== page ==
Strategic Vs. non-strategic expenses
We’ve been making changes to our budgets and expenses over the last few weeks. Some of these are marketing and sales expenses, others are related to internal capital investments. Either way, it has me thinking a lot about how we think about spending money at LOFT. I’d like to offer a couple of thoughts for conversation.
There are two types of expenses: Strategic and non-strategic.
Non-strategic expenses are ones that don’t further our strategy of delivering the best software support in the world and peace of mind to our customers. These expenses need to be regularly pruned.
Strategic expenses by contrast, boost and further our strategy of delighting our customers. For these expenses, we’ll seek to outspend our competition as much as possible. Doing so insulates and protects us from others and creates a desire for customers to do business with us. These expenses are investments in our customers’ happiness.
Within strategic expenses, let’s look at categories that are less likely to change.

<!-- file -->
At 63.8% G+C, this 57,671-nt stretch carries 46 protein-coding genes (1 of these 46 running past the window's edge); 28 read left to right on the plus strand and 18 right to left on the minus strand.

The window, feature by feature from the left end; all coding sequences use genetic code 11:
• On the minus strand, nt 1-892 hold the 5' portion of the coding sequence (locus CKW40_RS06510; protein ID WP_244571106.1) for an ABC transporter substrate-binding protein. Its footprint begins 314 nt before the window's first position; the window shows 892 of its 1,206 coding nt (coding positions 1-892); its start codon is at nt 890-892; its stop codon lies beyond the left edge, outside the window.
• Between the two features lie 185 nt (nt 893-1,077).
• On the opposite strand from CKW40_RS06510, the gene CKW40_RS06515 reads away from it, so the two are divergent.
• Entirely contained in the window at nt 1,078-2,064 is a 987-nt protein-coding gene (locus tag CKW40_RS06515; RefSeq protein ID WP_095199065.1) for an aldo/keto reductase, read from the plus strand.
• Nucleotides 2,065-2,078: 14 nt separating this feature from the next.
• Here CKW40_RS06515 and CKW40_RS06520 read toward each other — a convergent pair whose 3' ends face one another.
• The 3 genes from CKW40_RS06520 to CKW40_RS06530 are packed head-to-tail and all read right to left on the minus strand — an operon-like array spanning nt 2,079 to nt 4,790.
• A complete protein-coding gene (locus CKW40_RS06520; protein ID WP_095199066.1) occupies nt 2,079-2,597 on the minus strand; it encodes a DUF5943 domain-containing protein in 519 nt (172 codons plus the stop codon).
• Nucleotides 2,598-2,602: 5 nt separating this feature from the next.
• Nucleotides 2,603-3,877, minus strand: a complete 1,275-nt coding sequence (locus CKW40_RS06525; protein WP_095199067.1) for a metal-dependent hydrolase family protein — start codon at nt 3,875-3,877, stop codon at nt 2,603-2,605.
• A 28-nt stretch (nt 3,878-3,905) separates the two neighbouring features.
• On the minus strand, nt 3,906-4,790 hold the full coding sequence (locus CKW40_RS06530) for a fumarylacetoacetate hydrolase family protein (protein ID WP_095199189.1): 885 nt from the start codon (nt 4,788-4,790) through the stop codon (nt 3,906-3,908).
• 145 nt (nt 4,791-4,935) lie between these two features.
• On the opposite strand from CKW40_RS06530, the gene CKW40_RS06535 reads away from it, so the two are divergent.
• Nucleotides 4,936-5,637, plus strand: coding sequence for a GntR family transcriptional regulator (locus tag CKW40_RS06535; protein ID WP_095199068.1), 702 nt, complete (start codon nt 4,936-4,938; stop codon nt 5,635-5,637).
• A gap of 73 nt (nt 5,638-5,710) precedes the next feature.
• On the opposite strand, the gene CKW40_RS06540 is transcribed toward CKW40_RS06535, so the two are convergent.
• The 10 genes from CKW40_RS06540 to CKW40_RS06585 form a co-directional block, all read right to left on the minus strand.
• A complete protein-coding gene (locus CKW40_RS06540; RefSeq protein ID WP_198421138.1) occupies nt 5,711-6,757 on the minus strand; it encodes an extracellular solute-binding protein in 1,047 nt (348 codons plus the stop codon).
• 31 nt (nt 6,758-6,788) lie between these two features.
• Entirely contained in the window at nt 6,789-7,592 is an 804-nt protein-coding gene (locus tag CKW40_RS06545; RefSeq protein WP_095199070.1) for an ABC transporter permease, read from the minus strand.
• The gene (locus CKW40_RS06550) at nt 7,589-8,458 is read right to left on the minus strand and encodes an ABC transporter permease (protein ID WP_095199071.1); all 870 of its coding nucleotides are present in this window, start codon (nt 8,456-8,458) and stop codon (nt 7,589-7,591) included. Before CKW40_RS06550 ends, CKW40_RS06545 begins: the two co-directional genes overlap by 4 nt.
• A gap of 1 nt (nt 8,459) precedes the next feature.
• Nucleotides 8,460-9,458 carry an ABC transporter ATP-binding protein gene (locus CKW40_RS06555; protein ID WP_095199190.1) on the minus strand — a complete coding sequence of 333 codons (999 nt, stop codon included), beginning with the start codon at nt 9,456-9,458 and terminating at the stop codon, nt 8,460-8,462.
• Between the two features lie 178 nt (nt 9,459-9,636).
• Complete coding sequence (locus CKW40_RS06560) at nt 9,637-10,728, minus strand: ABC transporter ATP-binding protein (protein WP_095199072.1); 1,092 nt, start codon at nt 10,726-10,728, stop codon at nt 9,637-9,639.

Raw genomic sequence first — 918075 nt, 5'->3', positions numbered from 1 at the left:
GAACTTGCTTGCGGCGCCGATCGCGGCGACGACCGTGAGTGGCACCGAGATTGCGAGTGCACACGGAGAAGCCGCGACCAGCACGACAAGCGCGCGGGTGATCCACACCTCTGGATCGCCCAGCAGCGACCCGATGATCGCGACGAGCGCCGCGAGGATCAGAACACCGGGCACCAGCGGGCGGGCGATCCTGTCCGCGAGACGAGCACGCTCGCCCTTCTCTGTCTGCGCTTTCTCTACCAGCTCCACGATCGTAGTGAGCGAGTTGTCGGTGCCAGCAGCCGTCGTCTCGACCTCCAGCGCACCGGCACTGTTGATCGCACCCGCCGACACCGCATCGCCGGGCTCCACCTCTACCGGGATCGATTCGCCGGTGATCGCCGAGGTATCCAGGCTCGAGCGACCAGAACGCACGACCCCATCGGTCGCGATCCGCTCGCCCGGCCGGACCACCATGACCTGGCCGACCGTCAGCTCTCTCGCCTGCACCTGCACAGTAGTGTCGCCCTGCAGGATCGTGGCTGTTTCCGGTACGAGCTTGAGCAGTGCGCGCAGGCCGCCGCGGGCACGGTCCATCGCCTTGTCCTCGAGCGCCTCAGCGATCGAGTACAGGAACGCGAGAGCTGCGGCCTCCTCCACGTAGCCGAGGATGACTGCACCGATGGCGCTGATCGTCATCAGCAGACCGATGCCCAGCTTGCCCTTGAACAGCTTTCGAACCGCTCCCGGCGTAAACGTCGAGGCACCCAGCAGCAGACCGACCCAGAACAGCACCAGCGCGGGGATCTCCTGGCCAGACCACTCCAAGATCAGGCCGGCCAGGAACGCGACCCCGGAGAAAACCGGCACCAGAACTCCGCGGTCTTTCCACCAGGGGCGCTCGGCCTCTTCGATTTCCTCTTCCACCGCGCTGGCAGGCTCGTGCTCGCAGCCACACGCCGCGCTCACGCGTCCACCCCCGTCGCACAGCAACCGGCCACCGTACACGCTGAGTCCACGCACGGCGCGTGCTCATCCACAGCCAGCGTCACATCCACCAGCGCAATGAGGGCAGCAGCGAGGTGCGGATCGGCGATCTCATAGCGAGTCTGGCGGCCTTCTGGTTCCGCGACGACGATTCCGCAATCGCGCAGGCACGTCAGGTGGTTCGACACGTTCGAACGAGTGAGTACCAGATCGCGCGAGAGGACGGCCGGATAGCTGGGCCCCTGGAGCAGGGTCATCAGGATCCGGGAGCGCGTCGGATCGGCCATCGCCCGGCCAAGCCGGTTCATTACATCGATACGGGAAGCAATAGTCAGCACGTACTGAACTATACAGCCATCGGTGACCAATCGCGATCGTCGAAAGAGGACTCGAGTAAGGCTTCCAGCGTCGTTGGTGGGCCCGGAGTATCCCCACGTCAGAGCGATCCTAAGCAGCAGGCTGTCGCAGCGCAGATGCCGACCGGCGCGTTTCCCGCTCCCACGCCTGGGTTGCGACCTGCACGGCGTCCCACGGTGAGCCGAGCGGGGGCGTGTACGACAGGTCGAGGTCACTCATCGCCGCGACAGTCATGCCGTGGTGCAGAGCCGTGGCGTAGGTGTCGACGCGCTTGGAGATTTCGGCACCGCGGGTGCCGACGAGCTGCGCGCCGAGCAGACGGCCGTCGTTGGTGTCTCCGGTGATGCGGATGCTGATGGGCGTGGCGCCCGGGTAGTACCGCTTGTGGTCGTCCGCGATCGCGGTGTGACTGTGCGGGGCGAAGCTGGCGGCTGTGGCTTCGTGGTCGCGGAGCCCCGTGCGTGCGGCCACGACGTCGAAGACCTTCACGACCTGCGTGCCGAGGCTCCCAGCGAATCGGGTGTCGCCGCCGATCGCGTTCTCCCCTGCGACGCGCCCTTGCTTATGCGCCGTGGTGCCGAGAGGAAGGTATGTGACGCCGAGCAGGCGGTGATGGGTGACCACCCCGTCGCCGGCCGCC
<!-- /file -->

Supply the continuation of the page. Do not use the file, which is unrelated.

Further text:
Will our customers ever want less security? Worse customer service? Be harder to do business with?
I’ll leave you with this excerpt from Warren Buffet’s 2005 BH shareholder letter:
Every day, in countless ways, the competitive position of each of our businesses grows either weaker or stronger. If we are delighting customers, eliminating unnecessary costs and improving our products and services, we gain strength. But if we treat customers with indifference or tolerate bloat, our businesses will wither. On a daily basis, the effects of our actions are imperceptible; cumulatively, though, their consequences are enormous. When our long-term competitive position improves as a result of these almost unnoticeable actions, we describe the phenomenon as “widening the moat.”